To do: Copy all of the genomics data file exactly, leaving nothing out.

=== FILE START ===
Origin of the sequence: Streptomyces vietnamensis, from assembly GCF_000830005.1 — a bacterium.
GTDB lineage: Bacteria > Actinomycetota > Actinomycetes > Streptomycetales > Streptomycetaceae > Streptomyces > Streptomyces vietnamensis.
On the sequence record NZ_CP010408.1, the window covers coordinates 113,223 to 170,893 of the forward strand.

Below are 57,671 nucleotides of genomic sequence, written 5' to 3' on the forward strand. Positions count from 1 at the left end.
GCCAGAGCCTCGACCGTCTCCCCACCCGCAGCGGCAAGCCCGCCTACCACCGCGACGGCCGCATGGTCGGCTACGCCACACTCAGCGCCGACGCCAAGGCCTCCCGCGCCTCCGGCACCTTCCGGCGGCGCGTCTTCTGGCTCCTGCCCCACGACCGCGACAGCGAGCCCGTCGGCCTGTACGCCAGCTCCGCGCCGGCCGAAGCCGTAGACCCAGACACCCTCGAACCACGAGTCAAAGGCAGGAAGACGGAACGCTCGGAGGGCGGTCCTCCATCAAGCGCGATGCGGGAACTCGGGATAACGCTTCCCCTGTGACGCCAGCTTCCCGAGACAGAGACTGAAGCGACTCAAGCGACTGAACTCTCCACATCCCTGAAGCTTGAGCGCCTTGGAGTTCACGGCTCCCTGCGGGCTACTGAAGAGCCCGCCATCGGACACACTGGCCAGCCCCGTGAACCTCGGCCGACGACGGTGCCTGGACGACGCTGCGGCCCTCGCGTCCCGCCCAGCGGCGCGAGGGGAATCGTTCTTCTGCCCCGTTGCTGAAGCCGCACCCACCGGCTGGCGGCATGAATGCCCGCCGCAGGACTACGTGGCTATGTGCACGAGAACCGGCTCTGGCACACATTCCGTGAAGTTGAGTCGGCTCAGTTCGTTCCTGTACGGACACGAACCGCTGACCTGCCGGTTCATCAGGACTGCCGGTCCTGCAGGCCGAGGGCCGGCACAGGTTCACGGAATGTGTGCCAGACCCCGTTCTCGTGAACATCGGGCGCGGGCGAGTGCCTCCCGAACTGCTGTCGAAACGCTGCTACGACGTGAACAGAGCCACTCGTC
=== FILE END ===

Origin of the sequence: Streptomyces vietnamensis, from assembly GCF_000830005.1 — a bacterium.
GTDB lineage: Bacteria > Actinomycetota > Actinomycetes > Streptomycetales > Streptomycetaceae > Streptomyces > Streptomyces vietnamensis.
On the sequence record NZ_CP010408.1, the window covers coordinates 113,223 to 170,893 of the forward strand.

Below are 57,671 nucleotides of genomic sequence, written 5' to 3' on the forward strand. Positions count from 1 at the left end.
GCCAGAGCCTCGACCGTCTCCCCACCCGCAGCGGCAAGCCCGCCTACCACCGCGACGGCCGCATGGTCGGCTACGCCACACTCAGCGCCGACGCCAAGGCCTCCCGCGCCTCCGGCACCTTCCGGCGGCGCGTCTTCTGGCTCCTGCCCCACGACCGCGACAGCGAGCCCGTCGGCCTGTACGCCAGCTCCGCGCCGGCCGAAGCCGTAGACCCAGACACCCTCGAACCACGAGTCAAAGGCAGGAAGACGGAACGCTCGGAGGGCGGTCCTCCATCAAGCGCGATGCGGGAACTCGGGATAACGCTTCCCCTGTGACGCCAGCTTCCCGAGACAGAGACTGAAGCGACTCAAGCGACTGAACTCTCCACATCCCTGAAGCTTGAGCGCCTTGGAGTTCACGGCTCCCTGCGGGCTACTGAAGAGCCCGCCATCGGACACACTGGCCAGCCCCGTGAACCTCGGCCGACGACGGTGCCTGGACGACGCTGCGGCCCTCGCGTCCCGCCCAGCGGCGCGAGGGGAATCGTTCTTCTGCCCCGTTGCTGAAGCCGCACCCACCGGCTGGCGGCATGAATGCCCGCCGCAGGACTACGTGGCTATGTGCACGAGAACCGGCTCTGGCACACATTCCGTGAAGTTGAGTCGGCTCAGTTCGTTCCTGTACGGACACGAACCGCTGACCTGCCGGTTCATCAGGACTGCCGGTCCTGCAGGCCGAGGGCCGGCACAGGTTCACGGAATGTGTGCCAGACCCCGTTCTCGTGAACATCGGGCGCGGGCGAGTGCCTCCCGAACTGCTGTCGAAACGCTGCTACGACGTGAACAGAGCCACTCGTC